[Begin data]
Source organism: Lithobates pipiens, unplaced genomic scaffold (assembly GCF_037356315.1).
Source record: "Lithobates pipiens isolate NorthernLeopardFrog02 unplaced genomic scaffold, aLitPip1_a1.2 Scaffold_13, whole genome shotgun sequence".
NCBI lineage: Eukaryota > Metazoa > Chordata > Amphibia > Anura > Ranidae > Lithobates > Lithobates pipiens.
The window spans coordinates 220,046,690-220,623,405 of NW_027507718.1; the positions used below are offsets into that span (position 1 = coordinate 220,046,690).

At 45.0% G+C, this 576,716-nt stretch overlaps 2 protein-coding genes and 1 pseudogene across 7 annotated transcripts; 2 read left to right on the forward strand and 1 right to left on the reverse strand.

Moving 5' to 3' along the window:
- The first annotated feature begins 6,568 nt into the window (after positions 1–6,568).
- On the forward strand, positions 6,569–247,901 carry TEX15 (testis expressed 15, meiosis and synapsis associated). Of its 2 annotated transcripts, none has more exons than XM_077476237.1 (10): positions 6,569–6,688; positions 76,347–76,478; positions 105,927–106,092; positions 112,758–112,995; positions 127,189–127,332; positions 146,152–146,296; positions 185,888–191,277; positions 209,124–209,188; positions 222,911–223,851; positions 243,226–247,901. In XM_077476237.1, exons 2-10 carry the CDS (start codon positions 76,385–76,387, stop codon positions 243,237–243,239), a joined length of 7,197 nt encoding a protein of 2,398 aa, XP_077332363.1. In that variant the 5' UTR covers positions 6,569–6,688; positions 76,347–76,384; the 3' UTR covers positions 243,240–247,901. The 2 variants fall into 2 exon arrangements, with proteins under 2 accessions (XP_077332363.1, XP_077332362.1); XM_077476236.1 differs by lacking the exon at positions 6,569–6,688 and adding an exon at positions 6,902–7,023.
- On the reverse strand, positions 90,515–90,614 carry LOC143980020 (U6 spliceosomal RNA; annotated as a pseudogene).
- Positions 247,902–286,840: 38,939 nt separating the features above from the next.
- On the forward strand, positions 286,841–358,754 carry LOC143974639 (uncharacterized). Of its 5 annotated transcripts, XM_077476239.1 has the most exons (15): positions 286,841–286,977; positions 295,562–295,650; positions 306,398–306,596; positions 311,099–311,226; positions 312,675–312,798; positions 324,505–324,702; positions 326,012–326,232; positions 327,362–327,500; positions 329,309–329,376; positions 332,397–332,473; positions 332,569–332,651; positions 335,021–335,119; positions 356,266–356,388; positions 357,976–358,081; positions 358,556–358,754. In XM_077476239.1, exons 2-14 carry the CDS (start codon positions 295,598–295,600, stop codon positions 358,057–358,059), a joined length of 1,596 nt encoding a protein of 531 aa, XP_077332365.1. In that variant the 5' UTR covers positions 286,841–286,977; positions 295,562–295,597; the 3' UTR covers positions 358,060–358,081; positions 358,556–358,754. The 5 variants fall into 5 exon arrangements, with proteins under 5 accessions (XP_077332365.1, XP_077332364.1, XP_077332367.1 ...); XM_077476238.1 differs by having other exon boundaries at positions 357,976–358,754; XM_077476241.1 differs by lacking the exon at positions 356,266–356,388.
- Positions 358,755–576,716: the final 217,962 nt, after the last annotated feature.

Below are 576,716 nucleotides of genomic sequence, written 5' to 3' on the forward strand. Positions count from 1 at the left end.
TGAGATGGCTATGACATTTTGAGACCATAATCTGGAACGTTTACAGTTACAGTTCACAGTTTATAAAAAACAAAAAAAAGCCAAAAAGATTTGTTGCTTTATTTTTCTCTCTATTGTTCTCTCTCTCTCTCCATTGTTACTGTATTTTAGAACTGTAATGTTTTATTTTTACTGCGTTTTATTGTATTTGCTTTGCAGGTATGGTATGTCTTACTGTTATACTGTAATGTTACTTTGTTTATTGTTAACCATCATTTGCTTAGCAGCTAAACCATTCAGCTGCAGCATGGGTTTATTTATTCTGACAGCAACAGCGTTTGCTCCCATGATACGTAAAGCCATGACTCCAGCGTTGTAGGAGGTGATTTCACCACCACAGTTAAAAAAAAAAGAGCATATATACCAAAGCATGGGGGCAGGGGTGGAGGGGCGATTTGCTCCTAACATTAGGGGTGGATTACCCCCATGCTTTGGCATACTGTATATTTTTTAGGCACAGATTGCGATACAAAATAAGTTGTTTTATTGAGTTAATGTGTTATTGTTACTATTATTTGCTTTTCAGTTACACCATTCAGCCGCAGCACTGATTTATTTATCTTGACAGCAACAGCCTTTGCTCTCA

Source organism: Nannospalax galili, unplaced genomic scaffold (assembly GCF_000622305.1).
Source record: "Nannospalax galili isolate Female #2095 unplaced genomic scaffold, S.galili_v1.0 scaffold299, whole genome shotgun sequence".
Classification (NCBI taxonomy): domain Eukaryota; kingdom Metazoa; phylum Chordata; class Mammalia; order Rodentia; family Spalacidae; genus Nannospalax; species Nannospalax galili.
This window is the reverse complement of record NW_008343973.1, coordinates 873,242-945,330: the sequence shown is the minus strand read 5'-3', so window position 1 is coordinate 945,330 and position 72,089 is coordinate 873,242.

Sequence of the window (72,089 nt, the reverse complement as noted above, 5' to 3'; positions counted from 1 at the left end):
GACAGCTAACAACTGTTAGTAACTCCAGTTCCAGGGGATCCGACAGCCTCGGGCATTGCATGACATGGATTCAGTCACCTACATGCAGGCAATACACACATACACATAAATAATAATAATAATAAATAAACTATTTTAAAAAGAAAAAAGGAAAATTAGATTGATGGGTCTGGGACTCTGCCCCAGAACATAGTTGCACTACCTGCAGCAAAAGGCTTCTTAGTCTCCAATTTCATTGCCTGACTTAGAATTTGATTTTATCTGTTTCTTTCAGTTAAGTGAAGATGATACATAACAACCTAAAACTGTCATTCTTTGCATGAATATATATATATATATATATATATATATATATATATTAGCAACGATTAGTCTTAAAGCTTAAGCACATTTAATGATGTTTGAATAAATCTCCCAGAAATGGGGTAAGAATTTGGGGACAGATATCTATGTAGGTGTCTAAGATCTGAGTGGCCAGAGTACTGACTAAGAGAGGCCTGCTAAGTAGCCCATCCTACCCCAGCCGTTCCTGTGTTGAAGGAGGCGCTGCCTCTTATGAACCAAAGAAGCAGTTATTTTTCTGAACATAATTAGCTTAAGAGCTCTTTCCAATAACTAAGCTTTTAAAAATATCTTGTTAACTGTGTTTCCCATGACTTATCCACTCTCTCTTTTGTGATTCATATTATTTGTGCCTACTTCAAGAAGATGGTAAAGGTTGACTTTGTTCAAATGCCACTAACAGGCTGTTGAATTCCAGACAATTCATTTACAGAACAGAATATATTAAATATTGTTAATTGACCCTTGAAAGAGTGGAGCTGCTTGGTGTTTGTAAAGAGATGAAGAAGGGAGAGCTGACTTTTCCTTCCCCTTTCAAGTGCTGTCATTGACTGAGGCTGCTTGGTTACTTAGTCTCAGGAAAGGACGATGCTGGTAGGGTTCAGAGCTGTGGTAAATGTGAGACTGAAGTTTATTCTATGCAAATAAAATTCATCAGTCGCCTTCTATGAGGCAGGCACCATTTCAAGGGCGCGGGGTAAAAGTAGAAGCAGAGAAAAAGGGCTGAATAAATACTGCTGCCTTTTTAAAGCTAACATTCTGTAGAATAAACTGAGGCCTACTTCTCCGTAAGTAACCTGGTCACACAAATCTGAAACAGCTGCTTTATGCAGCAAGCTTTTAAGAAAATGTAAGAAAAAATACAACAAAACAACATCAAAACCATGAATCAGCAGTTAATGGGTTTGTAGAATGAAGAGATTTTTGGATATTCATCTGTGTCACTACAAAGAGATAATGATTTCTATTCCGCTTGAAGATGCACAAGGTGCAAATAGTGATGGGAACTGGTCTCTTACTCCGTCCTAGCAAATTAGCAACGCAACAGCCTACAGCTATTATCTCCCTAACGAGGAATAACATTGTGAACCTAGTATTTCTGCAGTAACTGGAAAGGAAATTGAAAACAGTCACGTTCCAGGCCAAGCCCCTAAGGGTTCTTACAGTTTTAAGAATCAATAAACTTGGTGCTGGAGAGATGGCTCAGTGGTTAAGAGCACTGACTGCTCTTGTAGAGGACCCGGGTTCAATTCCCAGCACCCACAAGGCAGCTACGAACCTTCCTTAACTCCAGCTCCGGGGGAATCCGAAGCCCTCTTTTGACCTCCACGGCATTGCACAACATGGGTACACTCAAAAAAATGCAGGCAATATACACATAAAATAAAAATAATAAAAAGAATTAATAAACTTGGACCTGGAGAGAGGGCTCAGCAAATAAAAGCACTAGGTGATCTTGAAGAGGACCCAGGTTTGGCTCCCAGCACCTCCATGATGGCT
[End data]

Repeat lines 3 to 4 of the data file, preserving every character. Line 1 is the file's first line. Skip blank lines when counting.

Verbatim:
NCBI lineage: Eukaryota > Metazoa > Chordata > Amphibia > Anura > Ranidae > Lithobates > Lithobates pipiens.
The window spans coordinates 220,046,690-220,623,405 of NW_027507718.1; the positions used below are offsets into that span (position 1 = coordinate 220,046,690).